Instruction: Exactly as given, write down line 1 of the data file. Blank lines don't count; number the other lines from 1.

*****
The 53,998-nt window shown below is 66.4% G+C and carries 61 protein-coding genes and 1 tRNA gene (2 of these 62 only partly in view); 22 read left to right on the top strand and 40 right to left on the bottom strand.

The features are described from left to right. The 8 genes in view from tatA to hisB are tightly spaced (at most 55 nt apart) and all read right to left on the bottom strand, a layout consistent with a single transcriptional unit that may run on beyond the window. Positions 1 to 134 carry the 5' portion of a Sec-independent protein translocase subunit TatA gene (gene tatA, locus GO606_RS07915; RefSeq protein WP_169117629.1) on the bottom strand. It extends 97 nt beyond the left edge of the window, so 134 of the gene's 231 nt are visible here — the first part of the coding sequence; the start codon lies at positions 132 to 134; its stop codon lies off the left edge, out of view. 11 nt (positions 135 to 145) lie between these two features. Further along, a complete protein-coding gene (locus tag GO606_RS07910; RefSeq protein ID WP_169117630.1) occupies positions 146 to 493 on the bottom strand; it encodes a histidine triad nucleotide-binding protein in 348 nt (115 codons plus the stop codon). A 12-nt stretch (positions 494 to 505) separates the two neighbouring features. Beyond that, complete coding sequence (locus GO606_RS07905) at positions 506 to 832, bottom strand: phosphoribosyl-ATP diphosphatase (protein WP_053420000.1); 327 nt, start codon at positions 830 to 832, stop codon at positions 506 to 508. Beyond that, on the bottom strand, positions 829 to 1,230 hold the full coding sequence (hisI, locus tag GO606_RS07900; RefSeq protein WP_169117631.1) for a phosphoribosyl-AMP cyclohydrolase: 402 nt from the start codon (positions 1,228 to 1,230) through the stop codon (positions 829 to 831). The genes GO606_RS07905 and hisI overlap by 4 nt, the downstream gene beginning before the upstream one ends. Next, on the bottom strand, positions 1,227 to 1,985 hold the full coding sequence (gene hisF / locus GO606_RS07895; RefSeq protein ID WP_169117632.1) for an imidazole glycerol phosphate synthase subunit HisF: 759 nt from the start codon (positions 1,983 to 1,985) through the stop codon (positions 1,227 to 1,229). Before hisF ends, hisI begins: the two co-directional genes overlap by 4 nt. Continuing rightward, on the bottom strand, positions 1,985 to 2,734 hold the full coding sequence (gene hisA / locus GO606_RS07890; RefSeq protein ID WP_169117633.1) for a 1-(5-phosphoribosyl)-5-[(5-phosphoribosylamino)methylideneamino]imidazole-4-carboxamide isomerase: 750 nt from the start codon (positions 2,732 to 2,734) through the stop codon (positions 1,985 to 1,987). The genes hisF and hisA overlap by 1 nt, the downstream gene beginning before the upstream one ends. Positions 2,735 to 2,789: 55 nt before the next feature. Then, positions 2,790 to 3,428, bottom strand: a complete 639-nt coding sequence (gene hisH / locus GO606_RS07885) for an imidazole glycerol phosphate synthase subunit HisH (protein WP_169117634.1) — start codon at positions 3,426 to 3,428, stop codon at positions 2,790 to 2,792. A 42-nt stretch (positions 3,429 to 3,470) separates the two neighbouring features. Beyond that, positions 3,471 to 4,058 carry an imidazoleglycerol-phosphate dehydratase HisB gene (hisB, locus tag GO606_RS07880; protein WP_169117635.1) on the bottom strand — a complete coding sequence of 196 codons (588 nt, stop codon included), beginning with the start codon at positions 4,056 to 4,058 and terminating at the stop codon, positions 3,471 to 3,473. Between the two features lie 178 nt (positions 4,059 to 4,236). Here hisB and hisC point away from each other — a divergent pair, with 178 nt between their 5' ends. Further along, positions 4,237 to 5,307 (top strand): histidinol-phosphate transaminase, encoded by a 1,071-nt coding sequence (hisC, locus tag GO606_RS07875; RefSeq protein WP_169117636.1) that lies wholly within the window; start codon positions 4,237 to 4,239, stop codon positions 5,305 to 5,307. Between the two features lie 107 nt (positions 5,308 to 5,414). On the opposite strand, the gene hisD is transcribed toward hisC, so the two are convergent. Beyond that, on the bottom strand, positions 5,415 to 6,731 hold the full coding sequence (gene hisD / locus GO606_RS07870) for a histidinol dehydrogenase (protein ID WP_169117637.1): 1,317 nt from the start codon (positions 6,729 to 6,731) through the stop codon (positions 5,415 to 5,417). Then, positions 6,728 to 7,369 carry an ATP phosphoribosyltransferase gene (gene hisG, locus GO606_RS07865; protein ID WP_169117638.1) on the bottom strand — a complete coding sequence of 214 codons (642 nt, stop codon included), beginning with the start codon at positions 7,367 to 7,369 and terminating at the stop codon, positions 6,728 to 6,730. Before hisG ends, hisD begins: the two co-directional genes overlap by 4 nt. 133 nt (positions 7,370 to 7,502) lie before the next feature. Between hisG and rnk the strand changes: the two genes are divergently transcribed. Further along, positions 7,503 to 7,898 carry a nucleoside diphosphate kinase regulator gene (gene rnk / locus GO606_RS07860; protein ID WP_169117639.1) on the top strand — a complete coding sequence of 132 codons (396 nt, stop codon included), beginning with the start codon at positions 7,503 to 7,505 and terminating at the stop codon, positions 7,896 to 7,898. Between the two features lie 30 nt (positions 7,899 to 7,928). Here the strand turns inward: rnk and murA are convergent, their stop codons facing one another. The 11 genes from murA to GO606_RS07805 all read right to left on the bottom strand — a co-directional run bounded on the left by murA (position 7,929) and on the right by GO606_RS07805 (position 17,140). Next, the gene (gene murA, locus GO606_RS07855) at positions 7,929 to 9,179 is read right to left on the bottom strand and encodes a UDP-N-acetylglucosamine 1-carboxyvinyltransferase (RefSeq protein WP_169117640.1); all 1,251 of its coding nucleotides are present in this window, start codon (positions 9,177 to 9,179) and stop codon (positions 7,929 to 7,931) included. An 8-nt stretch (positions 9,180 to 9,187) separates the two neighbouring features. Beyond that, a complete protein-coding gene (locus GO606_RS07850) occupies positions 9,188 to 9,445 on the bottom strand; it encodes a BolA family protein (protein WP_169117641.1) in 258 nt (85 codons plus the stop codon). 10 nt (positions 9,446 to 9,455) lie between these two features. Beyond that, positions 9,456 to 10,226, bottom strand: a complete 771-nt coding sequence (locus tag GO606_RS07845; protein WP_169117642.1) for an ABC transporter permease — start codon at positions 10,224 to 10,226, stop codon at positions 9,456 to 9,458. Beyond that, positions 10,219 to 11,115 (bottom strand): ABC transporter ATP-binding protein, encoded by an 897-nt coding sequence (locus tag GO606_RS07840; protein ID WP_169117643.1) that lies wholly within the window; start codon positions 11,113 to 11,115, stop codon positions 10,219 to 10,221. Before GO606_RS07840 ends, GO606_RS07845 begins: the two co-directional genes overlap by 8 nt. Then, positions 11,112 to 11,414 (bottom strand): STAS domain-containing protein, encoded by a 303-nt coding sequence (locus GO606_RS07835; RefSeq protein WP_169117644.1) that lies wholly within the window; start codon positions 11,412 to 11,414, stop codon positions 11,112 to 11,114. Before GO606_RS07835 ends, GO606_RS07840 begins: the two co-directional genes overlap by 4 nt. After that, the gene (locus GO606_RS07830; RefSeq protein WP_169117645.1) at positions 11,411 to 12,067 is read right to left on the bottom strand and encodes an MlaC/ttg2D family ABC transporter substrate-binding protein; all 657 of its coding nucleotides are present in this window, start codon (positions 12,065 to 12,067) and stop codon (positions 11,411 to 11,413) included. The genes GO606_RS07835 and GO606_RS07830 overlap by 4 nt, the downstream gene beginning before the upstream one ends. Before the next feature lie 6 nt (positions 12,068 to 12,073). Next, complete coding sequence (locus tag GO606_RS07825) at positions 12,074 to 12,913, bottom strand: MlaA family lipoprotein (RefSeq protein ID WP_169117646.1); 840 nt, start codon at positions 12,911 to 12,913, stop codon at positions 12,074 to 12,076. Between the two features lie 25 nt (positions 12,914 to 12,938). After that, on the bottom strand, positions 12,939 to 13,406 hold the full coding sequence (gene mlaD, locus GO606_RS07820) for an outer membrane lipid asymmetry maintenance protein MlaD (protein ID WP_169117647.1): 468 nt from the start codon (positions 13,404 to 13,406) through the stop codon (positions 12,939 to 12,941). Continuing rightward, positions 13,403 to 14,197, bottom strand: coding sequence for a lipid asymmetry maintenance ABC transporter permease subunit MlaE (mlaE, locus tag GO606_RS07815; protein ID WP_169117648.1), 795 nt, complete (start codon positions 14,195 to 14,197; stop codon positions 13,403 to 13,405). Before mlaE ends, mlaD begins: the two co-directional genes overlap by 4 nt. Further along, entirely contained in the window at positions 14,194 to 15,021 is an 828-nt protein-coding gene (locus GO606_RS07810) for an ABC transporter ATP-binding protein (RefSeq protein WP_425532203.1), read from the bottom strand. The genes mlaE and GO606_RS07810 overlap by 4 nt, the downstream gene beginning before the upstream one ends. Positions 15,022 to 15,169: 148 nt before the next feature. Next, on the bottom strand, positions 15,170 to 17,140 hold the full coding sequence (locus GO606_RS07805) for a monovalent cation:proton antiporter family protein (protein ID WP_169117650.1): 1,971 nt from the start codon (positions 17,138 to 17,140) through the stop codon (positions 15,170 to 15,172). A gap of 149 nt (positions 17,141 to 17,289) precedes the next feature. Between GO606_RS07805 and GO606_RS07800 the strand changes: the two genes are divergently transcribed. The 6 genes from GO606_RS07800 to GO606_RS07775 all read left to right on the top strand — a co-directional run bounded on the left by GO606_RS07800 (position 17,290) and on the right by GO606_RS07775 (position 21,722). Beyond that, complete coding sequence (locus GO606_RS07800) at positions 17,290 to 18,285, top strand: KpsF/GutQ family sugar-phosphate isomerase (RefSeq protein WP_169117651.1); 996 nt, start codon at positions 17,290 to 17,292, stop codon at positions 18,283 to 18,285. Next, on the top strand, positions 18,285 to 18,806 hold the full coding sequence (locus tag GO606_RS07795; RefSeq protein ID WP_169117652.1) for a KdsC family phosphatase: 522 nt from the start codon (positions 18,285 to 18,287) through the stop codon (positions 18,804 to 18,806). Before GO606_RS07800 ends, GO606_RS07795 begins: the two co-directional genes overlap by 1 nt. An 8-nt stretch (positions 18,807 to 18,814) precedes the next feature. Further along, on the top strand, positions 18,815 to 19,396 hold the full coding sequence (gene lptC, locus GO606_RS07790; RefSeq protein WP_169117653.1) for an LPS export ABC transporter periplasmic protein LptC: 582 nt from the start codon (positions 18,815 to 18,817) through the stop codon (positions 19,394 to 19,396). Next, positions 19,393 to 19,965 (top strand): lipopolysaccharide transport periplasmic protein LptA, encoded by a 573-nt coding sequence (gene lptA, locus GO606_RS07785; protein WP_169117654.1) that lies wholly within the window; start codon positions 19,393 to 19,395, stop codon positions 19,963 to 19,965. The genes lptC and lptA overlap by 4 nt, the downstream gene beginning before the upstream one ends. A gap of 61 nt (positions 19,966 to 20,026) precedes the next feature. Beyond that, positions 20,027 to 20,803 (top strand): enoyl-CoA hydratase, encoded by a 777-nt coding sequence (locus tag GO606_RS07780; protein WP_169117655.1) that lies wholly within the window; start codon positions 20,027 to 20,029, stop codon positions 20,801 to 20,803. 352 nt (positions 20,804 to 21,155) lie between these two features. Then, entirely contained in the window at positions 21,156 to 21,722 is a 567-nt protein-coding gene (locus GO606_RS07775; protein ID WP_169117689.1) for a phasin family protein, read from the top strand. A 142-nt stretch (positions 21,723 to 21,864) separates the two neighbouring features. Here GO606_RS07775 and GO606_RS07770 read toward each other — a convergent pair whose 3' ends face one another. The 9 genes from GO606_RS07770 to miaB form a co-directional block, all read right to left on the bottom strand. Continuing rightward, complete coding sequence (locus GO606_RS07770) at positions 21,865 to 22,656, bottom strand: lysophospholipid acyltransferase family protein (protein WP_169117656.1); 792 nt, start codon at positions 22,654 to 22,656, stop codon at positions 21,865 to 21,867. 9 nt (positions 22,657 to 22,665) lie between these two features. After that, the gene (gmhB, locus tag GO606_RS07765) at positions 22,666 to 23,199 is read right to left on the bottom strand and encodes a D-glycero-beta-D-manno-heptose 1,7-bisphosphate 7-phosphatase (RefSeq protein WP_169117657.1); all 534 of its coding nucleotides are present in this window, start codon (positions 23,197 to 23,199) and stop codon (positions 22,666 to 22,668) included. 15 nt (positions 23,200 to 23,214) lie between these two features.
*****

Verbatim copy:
The 53,998-nt window shown below is 66.4% G+C and carries 61 protein-coding genes and 1 tRNA gene (2 of these 62 only partly in view); 22 read left to right on the top strand and 40 right to left on the bottom strand.